The plight of working mothers
I look at women at work differently after what happened this morning
I was dropping my 2-year-old off at daycare, and even though he has been going for months and has adjusted well, today he did not want any of it. Once we arrived, Mr. Carter had a death grip on me, forcing me to sit with him for a few minutes as I tried to assure him that it was OK. It was that sad, chin-quivering face staring back at mine that made me honestly want to pluck him up and run right back out and head anywhere that would make him happy.
But I knew I was running late to work already, and if I sat any longer it would be noticeable to the bosses that I was not where I was supposed to be. So I had to make the difficult and seemingly unnatural decision to let his teacher try and take him so I could leave. The next few moments were like a scene from an epic Hollywood tragedy. Tears and snot were streaming down Mr. Carter’s panicked face, his arms outstretched. I blew a kiss and walked out, waiting until I got in the car to cry.
I’m an older mother, waiting until my 40s to have my son, so I have taken for granted all the potential obstacles a working mother has to face. I heard criticism in the past by non-parent colleagues that mothers seem to get special privileges if they leave early to pick up or care for a child. I didn’t have a dog in that fight back then so I never really had an opinion. But now I do.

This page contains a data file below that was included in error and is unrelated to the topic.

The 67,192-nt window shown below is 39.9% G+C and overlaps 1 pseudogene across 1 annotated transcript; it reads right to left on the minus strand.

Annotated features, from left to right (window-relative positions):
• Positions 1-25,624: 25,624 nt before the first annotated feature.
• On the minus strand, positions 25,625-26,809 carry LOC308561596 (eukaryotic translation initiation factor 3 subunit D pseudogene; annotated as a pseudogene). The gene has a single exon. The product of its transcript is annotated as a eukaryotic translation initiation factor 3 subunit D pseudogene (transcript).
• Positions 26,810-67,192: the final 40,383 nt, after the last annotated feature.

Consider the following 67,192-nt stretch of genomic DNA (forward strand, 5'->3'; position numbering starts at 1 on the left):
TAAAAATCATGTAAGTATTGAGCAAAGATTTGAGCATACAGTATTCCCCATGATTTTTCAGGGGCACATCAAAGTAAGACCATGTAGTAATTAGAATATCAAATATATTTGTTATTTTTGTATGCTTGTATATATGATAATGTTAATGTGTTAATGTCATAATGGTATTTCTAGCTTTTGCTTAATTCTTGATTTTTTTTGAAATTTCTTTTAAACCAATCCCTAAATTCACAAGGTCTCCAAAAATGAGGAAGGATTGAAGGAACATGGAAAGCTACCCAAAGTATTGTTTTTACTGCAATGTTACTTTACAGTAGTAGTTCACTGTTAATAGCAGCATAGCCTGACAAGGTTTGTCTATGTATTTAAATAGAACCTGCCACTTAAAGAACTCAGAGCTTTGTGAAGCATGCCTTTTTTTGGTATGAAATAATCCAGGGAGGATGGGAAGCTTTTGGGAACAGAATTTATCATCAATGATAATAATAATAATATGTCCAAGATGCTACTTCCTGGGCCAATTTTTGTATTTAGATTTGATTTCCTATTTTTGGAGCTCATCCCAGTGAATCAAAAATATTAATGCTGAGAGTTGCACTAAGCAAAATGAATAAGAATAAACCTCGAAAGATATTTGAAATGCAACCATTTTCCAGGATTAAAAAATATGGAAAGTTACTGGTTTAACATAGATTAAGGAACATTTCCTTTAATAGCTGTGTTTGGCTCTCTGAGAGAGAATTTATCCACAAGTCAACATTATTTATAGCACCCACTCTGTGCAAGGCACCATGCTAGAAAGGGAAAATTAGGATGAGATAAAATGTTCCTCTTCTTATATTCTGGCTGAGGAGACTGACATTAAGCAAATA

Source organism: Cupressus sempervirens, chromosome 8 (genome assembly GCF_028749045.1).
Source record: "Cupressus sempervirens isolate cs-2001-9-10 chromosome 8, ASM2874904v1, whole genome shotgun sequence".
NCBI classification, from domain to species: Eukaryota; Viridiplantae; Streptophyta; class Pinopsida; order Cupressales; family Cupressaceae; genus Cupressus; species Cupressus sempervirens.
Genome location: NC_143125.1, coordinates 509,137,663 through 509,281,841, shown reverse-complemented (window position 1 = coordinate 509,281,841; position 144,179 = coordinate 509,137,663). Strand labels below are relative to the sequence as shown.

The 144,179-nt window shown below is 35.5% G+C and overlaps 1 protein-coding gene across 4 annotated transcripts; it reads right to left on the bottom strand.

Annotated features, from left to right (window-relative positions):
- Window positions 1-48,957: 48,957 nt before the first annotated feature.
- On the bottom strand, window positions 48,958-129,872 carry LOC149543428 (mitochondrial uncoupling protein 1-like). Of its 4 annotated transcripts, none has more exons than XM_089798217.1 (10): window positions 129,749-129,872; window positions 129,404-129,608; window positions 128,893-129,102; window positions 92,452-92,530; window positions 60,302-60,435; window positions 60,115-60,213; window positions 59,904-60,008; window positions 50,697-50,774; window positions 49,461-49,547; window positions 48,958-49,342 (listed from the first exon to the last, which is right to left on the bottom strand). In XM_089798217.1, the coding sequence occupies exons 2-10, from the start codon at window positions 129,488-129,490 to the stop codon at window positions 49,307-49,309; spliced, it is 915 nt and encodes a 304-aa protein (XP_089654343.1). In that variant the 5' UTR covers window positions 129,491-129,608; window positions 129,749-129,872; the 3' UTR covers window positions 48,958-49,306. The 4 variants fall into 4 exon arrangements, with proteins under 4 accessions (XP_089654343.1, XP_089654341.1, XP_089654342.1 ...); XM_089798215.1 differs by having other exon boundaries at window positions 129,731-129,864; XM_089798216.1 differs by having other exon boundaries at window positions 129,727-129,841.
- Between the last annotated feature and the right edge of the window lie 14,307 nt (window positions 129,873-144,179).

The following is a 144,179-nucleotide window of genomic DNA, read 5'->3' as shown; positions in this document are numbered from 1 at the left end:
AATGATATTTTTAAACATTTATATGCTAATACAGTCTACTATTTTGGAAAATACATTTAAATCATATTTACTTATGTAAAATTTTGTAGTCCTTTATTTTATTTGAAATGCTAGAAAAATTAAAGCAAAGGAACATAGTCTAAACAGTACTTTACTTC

Mind your own business. By the time I got to work, I had already spent a good three hours taking care of my son’s needs, then spent the day trying not to worry about the emotional effects the morning had on my son, who likely started playing the minute I left. No one at work had any idea I had just been in tears, and spending the energy to come across as normal is exhausting enough in the workforce, let alone having to deal with the judgment of others if I do have to show my real emotion. It goes back to the old adage “walk a mile in someone else’s shoes.” You never know what anyone, mother or not, has been through before they walk through the office door.
Business is not a thing or a brand. More importantly, it is filled with human beings who more than likely have harried mornings like mine that make them feel insecure about the choices they’ve made in their lives. Bosses should feel honored to have a staff willing to go through that for them. More importantly, colleagues should just assume that the woman sitting next to you could use a kind word or a joke, rather than impatience coated with the typical inauthentic smile. Remember, we’re in this together.
“No one at work had any idea I had just been in tears, and spending the energy to come across as normal is exhausting enough in the workforce, let alone having to deal with the judgment of others if I do have to show my real emotion.”
Melissa Carter is recognized as one of the first out radio personalities in Atlanta and has been heard over the years on B98.5 and Q100. In addition, she is a writer for the Huffington Post. Follow her on Twitter @MelissaCarter.